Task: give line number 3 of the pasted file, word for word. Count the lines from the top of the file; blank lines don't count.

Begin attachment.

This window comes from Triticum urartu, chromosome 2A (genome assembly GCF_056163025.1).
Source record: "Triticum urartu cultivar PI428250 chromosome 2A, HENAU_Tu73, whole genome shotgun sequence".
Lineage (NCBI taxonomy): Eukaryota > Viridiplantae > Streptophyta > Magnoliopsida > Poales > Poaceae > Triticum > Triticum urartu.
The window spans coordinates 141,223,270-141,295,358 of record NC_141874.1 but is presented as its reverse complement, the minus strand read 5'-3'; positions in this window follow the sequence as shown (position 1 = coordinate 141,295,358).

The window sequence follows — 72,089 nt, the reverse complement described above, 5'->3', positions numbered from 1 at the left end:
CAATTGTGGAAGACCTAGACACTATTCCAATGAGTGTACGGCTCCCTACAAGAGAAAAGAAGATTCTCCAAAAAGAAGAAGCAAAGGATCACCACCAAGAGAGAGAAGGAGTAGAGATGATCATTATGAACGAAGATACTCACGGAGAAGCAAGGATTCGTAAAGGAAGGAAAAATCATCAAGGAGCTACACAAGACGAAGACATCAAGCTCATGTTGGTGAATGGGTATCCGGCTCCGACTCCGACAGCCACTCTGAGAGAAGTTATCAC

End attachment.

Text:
Lineage (NCBI taxonomy): Eukaryota > Viridiplantae > Streptophyta > Magnoliopsida > Poales > Poaceae > Triticum > Triticum urartu.